The Community Connection

Should cancel culture be cancelled?

- By Charles Harder InsideSour­ Charles Harder is a litigation attorney in Los Angeles with decades of experience in lawsuits involving the First Amendment. He wrote this for InsideSurc­es. com.

Is “cancel culture” a toxic online trend or a tool for social justice? Is it an effort to shut down free speech and expression, or an exercise in effective accountabi­lity? Debate on both sides has run rampant over the past year with no clear answer.

When it comes to the cancel culture debate, an important litmus test to apply when thinking about whether something—or someone—should be canceled is this: Does the punishment fit the crime? Vigorous debate, and even unpopular ideas, must be protected. Not only protected but encouraged. When people become scared to speak freely or are punished for expressing an unpopular view, American society inches closer to becoming homogenous, and where freedoms and diverse thoughts are suppressed.

The Founding Fathers wrote the First Amendment to ensure for all Americans the right to free speech and free expression, without persecutio­n. Everyone should feel free to exercise those rights without fear of backlash.

Problems arise when an expression of this First Amendment right is not respectful. The KKK should be canceled, even though hate speech has been held by the U.S. Supreme Court to be legally protected speech in such cases as Matal v. Tam (2017) and Virginia v. Black (2003). But beyond hate speech and other terribly unacceptab­le speech, while I don’t condone disrespect­ing the flag or the national anthem, I strongly support people being allowed to speak their mind without fear of being canceled for it.

In July 2020, 153 artists, writers, and intellectu­als made the public case that cancel culture should be, well, canceled, by signing “A Letter on Justice and Open Debate.” Among its signatorie­s: J.K. Rowling, MIT linguist Noam Chomsky, feminist Gloria Steinem, musician Wynton Marsalis, former ACLU president Nadine Strossen, and Margaret Atwood, who wrote The Handmaid’s Tale. “The free exchange of informatio­n and ideas, the lifeblood of a liberal society, is daily becoming more constricte­d,” the letter reads, citing “an intoleranc­e of opposing views, a vogue for public shaming and ostracism and the tendency to dissolve complex policy issues in a blinding moral certainty. We uphold the value of robust and even caustic counter-speech from all quarters. But it is now all too common to hear calls for swift and severe retributio­n in response to perceived transgress­ions of speech and thought.”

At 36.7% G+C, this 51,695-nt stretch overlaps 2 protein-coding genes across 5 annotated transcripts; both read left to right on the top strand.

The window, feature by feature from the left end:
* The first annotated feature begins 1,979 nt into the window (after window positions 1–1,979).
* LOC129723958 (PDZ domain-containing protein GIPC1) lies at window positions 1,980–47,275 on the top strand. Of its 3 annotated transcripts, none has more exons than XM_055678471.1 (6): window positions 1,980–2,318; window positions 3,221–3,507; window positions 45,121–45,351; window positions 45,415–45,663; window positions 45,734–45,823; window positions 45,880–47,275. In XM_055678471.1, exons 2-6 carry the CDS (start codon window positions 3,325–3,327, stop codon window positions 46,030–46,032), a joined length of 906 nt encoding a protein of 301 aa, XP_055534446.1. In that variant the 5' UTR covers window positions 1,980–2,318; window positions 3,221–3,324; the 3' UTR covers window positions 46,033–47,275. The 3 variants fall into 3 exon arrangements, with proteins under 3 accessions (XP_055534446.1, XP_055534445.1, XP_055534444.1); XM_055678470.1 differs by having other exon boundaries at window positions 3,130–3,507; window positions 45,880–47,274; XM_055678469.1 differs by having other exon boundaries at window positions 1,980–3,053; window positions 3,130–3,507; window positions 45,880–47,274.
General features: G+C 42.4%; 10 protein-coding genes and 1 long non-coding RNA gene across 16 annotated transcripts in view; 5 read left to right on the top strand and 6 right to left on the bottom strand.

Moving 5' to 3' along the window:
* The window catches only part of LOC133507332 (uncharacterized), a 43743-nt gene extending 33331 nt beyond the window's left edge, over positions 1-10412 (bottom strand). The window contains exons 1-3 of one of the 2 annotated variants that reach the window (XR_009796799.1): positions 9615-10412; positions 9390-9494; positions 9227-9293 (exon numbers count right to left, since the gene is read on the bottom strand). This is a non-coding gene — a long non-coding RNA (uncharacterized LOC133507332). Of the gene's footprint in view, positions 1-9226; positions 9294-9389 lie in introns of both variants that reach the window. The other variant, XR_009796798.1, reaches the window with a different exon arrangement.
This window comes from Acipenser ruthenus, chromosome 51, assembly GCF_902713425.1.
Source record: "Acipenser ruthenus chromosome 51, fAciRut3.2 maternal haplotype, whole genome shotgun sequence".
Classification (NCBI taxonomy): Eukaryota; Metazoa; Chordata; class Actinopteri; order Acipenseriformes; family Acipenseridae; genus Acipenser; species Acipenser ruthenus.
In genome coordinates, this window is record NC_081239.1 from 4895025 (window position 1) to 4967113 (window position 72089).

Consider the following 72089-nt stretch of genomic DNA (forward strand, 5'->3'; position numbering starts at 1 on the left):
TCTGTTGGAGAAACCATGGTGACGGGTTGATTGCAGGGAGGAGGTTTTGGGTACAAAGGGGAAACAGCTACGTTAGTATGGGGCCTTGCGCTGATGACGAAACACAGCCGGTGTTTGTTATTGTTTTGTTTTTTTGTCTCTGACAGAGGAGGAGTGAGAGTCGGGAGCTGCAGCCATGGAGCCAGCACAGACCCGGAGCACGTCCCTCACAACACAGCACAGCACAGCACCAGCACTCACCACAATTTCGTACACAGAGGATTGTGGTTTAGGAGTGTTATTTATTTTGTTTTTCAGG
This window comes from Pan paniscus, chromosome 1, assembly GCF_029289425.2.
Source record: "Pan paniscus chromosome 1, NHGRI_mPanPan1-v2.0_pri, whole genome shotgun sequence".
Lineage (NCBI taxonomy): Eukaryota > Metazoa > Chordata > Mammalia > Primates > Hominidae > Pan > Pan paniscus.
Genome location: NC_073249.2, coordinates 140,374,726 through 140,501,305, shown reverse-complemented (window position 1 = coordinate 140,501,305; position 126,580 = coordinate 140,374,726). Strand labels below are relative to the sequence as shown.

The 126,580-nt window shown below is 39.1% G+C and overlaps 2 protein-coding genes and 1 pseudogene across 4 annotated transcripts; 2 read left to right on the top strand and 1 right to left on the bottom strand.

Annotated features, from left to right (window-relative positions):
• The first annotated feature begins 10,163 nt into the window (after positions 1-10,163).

Naturally, the signatorie­s caught flack for signing it.

Colin Kaepernick could be the poster boy for cancel culture. As quarterbac­k for the San Francisco 49ers, he led his team to the 2012 Super Bowl. In 2016, he kneeled instead of stood during the national anthem, to draw attention to police brutality and racial injustice. NFL fans — a largely white, male audience less interested in Kaepernick’s message and more interested in respecting the flag and soldiers — reacted strongly, frightenin­g team owners who feared a backlash if they kept him rostered. Kaepernick never played another football game — canceled by the NFL.

In the words of his former teammate, Eric Reid, who took a knee with him, “our protest is being misconstru­ed as disrespect­ful to the country, flag and military personnel . ... it’s exactly the opposite…. the brave men and women who fought and died for our country did so to ensure that we could live in a fair and free society, which includes the right to speak out in protest.”

After George Floyd’s tragic death in May 2020, the NFL’s commission­er apologized for “not listening” to players about racism — but never mentioned Kaepernick’s name or apologized to him.

Kaepernick seems to be what the 153 signers of the open letter were addressing. He was canceled because he expressed his views on an important issue, in the face of strong disagreeme­nt. He didn’t hurt anyone. He did not mean to offend anyone. He simply was doing what he felt was appropriat­e: not participat­ing in the national anthem to draw attention to an extremely important issue.

I believe that less cancellati­on, and more thoughtful considerat­ion of context — plus appreciati­on for viewpoints we disagree with, particular­ly when communicat­ed in a respectful, law-abiding way — would benefit all of us.

So applying the test to Colin Kaepernick: Did the punishment fit the crime? My answer: Where’s the crime?

 ??  ?? Charles Harder
Charles Harder

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